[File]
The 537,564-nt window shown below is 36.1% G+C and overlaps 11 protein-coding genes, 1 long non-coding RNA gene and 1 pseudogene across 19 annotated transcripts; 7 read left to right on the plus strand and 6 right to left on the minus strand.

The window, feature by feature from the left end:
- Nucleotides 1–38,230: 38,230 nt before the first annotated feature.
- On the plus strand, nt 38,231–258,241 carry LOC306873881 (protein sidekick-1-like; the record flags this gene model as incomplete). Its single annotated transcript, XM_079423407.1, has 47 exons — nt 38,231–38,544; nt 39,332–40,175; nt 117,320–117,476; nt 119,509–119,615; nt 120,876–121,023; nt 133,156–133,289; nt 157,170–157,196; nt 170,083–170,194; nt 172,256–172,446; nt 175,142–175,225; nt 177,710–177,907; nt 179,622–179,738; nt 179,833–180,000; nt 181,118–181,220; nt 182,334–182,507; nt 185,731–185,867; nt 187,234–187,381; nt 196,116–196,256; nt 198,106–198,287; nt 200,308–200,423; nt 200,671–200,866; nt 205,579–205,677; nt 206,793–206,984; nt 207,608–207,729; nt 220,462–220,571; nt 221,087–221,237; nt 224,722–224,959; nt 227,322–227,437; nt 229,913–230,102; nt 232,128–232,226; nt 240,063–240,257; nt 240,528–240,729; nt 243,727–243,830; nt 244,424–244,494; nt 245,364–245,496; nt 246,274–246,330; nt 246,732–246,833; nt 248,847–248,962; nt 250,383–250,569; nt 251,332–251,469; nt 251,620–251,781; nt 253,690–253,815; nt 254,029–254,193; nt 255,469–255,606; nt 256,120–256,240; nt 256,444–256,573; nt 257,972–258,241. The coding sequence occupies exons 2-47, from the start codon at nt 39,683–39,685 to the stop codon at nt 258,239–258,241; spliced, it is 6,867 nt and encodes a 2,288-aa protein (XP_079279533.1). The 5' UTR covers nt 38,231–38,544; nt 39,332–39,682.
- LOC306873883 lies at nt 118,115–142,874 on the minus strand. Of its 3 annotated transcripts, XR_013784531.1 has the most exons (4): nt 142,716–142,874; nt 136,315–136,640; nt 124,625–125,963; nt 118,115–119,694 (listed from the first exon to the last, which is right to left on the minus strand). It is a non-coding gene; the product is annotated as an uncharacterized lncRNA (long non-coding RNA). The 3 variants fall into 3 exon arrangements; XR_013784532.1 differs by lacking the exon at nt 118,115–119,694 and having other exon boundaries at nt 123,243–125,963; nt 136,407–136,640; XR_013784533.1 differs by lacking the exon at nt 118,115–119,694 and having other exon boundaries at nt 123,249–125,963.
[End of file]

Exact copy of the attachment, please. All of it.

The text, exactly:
The 537,564-nt window shown below is 36.1% G+C and overlaps 11 protein-coding genes, 1 long non-coding RNA gene and 1 pseudogene across 19 annotated transcripts; 7 read left to right on the plus strand and 6 right to left on the minus strand.

The window, feature by feature from the left end:
- Nucleotides 1–38,230: 38,230 nt before the first annotated feature.
- On the plus strand, nt 38,231–258,241 carry LOC306873881 (protein sidekick-1-like; the record flags this gene model as incomplete). Its single annotated transcript, XM_079423407.1, has 47 exons — nt 38,231–38,544; nt 39,332–40,175; nt 117,320–117,476; nt 119,509–119,615; nt 120,876–121,023; nt 133,156–133,289; nt 157,170–157,196; nt 170,083–170,194; nt 172,256–172,446; nt 175,142–175,225; nt 177,710–177,907; nt 179,622–179,738; nt 179,833–180,000; nt 181,118–181,220; nt 182,334–182,507; nt 185,731–185,867; nt 187,234–187,381; nt 196,116–196,256; nt 198,106–198,287; nt 200,308–200,423; nt 200,671–200,866; nt 205,579–205,677; nt 206,793–206,984; nt 207,608–207,729; nt 220,462–220,571; nt 221,087–221,237; nt 224,722–224,959; nt 227,322–227,437; nt 229,913–230,102; nt 232,128–232,226; nt 240,063–240,257; nt 240,528–240,729; nt 243,727–243,830; nt 244,424–244,494; nt 245,364–245,496; nt 246,274–246,330; nt 246,732–246,833; nt 248,847–248,962; nt 250,383–250,569; nt 251,332–251,469; nt 251,620–251,781; nt 253,690–253,815; nt 254,029–254,193; nt 255,469–255,606; nt 256,120–256,240; nt 256,444–256,573; nt 257,972–258,241. The coding sequence occupies exons 2-47, from the start codon at nt 39,683–39,685 to the stop codon at nt 258,239–258,241; spliced, it is 6,867 nt and encodes a 2,288-aa protein (XP_079279533.1). The 5' UTR covers nt 38,231–38,544; nt 39,332–39,682.
- LOC306873883 lies at nt 118,115–142,874 on the minus strand. Of its 3 annotated transcripts, XR_013784531.1 has the most exons (4): nt 142,716–142,874; nt 136,315–136,640; nt 124,625–125,963; nt 118,115–119,694 (listed from the first exon to the last, which is right to left on the minus strand). It is a non-coding gene; the product is annotated as an uncharacterized lncRNA (long non-coding RNA). The 3 variants fall into 3 exon arrangements; XR_013784532.1 differs by lacking the exon at nt 118,115–119,694 and having other exon boundaries at nt 123,243–125,963; nt 136,407–136,640; XR_013784533.1 differs by lacking the exon at nt 118,115–119,694 and having other exon boundaries at nt 123,249–125,963.